The two who didn’t? Stephen Strasburg and Gio Gonzalez.
After switching Ryan Zimmerman to left field to boost his lineup, Williams proved that he is worthy of the award.
American League Rookie of the Year: Jose Abreu
Cuba has always been the Bermuda Triangle of baseball. No one’s really sure what’s there, but we know it’s dangerous. Jose Abreu escaped the Triangle and destroyed American League pitching all seasons. Abreu swatted 36 homeruns finishing third in the American League. He is going to be good for a long time.
Honorable Mentions: Yolondo Ventura (KC); Grant Richards (LAA)
National League Rookie of the Year: Jacob DeGrom
At the beginning of the season, not even Mets fans knew who Jacob DeGrom was. He was lost in a sea of pitching prospects and far from the big league radar. But after a dominant rookie season including a lights out second half, DeGrom is sure to take home the NL award. His 9-6 record does him no justice. With better run support he would have been a 14 game winner. He will be a player to watch for years.
Honorable Mentions: Billy Hamilton (CIN); Kolten Wong (STL); Joe Panik (SF)
American League Reliever of the Year: Greg Holland
Holland anchored the best bullpen in the league this year while converting an outstanding 46 saves in 48 chances. His ERA of 1.44 is actually a step backwards from last season (1.22), but he is still clearly the winner of this award. Perhaps his most daunting statistic is his 90 strikeouts to 20 walks (also a step backwards from last season). If this was an off year for Holland, then who knows what he will do in his bounce back season!
Honorable Mentions: Fernado Rodney (SEA); Zach Britton (BAL); David Robertson (NYY)
National League Reliever of the Year: Aroldis Chapman
He only had 36 saves. His ERA was an impressive, but not incredible 2.00. He only pitched 54 innings, but he had 106 strikeouts.
Hmmm. 54 innings, and 106 strikeouts? That comes out to be…. 17.67 STRIKEOUTS PER NINE INNINGS?!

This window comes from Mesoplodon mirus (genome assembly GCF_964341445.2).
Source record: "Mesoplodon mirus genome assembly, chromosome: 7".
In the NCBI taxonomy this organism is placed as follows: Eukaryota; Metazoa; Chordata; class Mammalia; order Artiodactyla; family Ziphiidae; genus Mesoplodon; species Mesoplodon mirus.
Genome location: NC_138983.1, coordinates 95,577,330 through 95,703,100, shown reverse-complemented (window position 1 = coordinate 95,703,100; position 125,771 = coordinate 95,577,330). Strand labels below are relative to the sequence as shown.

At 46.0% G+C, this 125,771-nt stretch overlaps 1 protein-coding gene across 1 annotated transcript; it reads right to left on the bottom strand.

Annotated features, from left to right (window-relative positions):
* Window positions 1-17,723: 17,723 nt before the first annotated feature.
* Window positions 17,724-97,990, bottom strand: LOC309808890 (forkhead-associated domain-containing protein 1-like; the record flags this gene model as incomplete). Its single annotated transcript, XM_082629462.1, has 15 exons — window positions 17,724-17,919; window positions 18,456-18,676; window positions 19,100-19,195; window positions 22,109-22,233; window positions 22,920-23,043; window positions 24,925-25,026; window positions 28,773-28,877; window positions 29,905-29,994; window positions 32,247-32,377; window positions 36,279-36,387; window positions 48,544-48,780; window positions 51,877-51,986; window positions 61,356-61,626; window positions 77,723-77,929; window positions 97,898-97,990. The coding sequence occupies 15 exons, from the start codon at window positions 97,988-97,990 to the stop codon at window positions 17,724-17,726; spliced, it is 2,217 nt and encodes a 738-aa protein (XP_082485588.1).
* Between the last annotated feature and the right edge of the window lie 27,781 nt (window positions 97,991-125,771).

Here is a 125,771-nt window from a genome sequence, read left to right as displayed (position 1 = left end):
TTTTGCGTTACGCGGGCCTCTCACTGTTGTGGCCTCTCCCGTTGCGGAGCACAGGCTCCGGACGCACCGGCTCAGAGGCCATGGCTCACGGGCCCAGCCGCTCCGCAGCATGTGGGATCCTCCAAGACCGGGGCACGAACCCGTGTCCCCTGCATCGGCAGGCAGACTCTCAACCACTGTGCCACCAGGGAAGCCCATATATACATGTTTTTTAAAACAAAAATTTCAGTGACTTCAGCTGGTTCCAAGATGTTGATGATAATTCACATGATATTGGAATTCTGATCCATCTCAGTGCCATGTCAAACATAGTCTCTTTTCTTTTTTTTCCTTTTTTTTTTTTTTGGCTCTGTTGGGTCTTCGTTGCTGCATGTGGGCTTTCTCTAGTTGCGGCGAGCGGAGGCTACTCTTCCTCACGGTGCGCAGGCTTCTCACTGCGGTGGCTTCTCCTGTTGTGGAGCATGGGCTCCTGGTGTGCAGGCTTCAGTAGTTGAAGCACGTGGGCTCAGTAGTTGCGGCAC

Chapman owned hitters. I mean OWNED HITTERS. No one in league history has come close to that. He could be remembered as one of the all time great power pitchers.
Honorable Mentions: Craig Kimbrel (ATL); Mark Melancon (PIT); Kenley Jansen (LA)
American League Best Free Agent Signing: Nelson Cruz
Cruz signed with the Orioles shortly before the start of spring training to a one year $8 million contract. While that sounds like a lot, in baseball terms it is nothing special. His season, however, was quite special. Cruz led the league in home runs, had a career high in RBIs, and helped lead the O’s to the ALCS. For the money, Cruz was the steal of the year in the American League.
Honorable Mentions: Robinson Cano (SEA); Phil Hughes (MIN); Scott Kazmir (OAK)
National League Best Free Agent Signing: Justin Morneau
The former American League MVP was down on his luck last season. He was shunned by both the Twins and the Pirates in 2013, and contemplated retirement. The Rockies took a chance on Morenau with a 2-year deal, and the first season has paid dividends. He took home his first batting title with his highest batting average since 2010. It will be interesting to see if he can keep it up next season, but as for now he was the best signing this year in the National League.
Honorable Mentions: Edinson Volquez (PIT); Tim Hudson (SF); Jason Hammel (CHC)